logo: Ag Engineering Edge: Answers to questions about structures, ventilation, soil, water, waste, energy, machinery and safety





Call 1-800-DIG-RITE first

Spring is a time when farmers, contractors, landscapers and homeowners do all kinds of "excavating" with shovels, posthole diggers and backhoes. Building fences, cleaning ditches, and installing drain pipes and electric wires are all routine projects that can cause inconvenience, injury or even death if a buried cable or pipeline is damaged.

The Missouri One Call System (MOCS) has asked our help in reminding you to "call before you dig." Missouri law requires anyone who plans to excavate (other than normal shallow tillage) to notify owners or operators of underground utilities at least two working days in advance of the work, so that these facilities can be located and marked.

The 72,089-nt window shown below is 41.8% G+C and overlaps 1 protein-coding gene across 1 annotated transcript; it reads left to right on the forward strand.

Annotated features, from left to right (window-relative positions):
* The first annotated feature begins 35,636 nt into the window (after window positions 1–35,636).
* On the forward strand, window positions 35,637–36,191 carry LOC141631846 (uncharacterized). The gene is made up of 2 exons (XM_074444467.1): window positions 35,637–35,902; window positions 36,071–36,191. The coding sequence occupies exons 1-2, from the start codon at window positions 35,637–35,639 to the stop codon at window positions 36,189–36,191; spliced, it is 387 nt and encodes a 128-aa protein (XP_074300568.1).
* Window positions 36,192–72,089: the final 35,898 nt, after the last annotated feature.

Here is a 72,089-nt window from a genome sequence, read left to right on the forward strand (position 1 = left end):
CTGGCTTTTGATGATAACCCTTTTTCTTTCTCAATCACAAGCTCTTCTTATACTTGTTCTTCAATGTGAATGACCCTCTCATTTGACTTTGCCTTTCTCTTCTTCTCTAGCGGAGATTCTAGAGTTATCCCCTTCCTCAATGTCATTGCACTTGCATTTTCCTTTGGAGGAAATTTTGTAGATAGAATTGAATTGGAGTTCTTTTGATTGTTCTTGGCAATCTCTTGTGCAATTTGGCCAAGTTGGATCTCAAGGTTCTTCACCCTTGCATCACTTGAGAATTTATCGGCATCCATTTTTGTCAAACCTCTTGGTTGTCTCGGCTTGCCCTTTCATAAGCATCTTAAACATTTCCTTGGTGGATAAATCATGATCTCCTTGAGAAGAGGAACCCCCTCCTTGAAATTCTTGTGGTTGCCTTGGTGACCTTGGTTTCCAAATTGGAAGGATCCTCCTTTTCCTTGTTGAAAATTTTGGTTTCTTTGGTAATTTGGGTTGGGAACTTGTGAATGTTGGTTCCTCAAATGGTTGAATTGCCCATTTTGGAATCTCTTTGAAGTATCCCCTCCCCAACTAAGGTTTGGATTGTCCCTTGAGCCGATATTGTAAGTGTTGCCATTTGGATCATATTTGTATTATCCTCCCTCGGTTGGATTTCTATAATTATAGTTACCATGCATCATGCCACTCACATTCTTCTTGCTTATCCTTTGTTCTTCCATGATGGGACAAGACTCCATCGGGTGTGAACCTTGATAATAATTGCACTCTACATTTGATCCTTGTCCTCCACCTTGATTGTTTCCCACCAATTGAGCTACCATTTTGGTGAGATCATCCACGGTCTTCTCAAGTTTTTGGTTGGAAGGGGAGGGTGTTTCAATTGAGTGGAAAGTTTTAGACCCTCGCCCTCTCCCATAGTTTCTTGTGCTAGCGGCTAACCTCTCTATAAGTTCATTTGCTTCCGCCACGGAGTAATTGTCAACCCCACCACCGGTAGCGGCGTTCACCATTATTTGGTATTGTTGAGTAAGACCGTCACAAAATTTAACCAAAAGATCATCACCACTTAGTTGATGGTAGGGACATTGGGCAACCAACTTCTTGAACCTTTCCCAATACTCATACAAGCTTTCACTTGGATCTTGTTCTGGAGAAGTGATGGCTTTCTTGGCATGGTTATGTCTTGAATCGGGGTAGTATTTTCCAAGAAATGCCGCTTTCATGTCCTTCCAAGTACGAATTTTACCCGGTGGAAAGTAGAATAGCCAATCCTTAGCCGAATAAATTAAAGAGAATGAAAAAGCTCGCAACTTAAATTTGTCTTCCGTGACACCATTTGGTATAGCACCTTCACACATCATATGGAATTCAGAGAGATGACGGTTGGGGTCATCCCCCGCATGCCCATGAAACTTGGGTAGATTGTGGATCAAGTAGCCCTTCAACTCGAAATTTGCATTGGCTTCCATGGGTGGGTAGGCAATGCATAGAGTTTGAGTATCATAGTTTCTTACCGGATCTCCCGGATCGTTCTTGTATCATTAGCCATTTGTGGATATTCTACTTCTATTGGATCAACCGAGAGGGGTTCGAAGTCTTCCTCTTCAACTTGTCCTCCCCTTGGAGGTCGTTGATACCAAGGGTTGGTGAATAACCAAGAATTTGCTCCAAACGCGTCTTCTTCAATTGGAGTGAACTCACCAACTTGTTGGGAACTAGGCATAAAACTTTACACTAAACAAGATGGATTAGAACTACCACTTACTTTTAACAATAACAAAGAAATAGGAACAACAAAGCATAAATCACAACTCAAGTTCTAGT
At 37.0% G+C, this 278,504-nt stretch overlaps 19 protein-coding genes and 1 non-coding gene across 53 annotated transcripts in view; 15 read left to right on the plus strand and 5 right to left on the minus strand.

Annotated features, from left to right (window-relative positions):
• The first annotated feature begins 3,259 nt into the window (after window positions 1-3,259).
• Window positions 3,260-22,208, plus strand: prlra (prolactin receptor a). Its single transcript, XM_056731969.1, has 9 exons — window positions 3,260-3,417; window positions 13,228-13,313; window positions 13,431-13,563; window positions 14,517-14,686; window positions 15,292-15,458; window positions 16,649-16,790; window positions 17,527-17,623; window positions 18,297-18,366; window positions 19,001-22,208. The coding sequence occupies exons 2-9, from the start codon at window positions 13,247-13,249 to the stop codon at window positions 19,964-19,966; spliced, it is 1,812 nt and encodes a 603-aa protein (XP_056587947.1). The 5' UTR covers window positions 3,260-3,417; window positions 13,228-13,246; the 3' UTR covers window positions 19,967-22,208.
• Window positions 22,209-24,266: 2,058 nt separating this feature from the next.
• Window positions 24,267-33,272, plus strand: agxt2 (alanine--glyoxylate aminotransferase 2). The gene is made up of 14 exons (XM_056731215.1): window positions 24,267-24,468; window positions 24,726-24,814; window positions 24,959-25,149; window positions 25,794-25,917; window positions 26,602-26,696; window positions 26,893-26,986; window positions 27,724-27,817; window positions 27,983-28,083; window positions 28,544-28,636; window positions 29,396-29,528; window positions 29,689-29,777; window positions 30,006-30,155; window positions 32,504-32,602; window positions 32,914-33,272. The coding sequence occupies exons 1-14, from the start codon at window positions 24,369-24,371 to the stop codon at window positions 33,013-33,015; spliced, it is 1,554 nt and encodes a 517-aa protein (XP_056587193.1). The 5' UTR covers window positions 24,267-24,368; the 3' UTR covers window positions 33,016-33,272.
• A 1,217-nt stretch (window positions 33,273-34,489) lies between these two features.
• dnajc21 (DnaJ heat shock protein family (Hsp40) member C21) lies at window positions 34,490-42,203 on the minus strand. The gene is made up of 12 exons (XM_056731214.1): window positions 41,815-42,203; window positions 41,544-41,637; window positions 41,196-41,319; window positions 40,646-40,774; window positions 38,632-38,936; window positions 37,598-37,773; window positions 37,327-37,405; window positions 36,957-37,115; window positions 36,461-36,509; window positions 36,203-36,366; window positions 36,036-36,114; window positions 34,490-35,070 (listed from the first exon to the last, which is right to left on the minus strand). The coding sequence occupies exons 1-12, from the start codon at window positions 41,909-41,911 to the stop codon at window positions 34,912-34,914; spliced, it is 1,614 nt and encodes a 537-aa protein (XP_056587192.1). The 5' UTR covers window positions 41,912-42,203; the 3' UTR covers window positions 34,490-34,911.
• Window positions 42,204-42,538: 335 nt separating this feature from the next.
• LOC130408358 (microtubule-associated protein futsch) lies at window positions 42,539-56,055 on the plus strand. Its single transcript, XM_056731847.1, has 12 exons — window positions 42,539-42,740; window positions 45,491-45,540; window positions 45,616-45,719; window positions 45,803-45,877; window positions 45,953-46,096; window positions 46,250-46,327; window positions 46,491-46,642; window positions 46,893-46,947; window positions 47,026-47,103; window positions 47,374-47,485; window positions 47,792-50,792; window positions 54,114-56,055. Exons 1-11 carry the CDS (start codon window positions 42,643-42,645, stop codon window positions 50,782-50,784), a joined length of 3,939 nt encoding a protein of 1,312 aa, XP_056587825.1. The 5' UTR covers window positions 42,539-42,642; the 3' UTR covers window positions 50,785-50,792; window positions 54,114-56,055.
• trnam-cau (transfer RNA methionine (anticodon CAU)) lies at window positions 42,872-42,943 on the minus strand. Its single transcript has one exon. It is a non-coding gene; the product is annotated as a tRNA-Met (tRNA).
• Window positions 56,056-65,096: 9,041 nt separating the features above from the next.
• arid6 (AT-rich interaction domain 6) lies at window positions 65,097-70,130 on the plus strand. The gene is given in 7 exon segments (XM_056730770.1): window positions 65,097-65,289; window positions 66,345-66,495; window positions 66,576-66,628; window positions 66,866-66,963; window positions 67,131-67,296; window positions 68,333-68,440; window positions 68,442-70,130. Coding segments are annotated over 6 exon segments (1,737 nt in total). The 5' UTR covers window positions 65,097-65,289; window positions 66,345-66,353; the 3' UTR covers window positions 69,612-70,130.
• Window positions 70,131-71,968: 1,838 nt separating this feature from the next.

When you call MOCS at 1-800-DIG-RITE (1-800-344-7483), be prepared to give the operator information about where you plan to dig, including the Township, Range, Section and Quarter Section, the date and time of day you plan to begin work, the nature of your work, and the name and phone number of a contact person. The MOCS operator will then give you a list of the utilities it will contact for you. You can check with the County Recorder of Deeds for any other utilities that you must notify that don't belong to MOCS.

The underground utilities will be marked according to the following color code:




Yellow = Gas, Oil, Steam


Potable Water
Purple = Irrigation, Reclaimed water, Slurry lines




Communication & CATV


Temporary survey markings


Proposed excavation


With the increasing reliance on electronic communications, a damaged fiberoptic cable could not only leave you without phone service, but could also jeopardize distant emergency medical response and air traffic communication, putting many lives at risk. Those who damage such cables can also be held liable for cost of repairs and lost services to other businesses.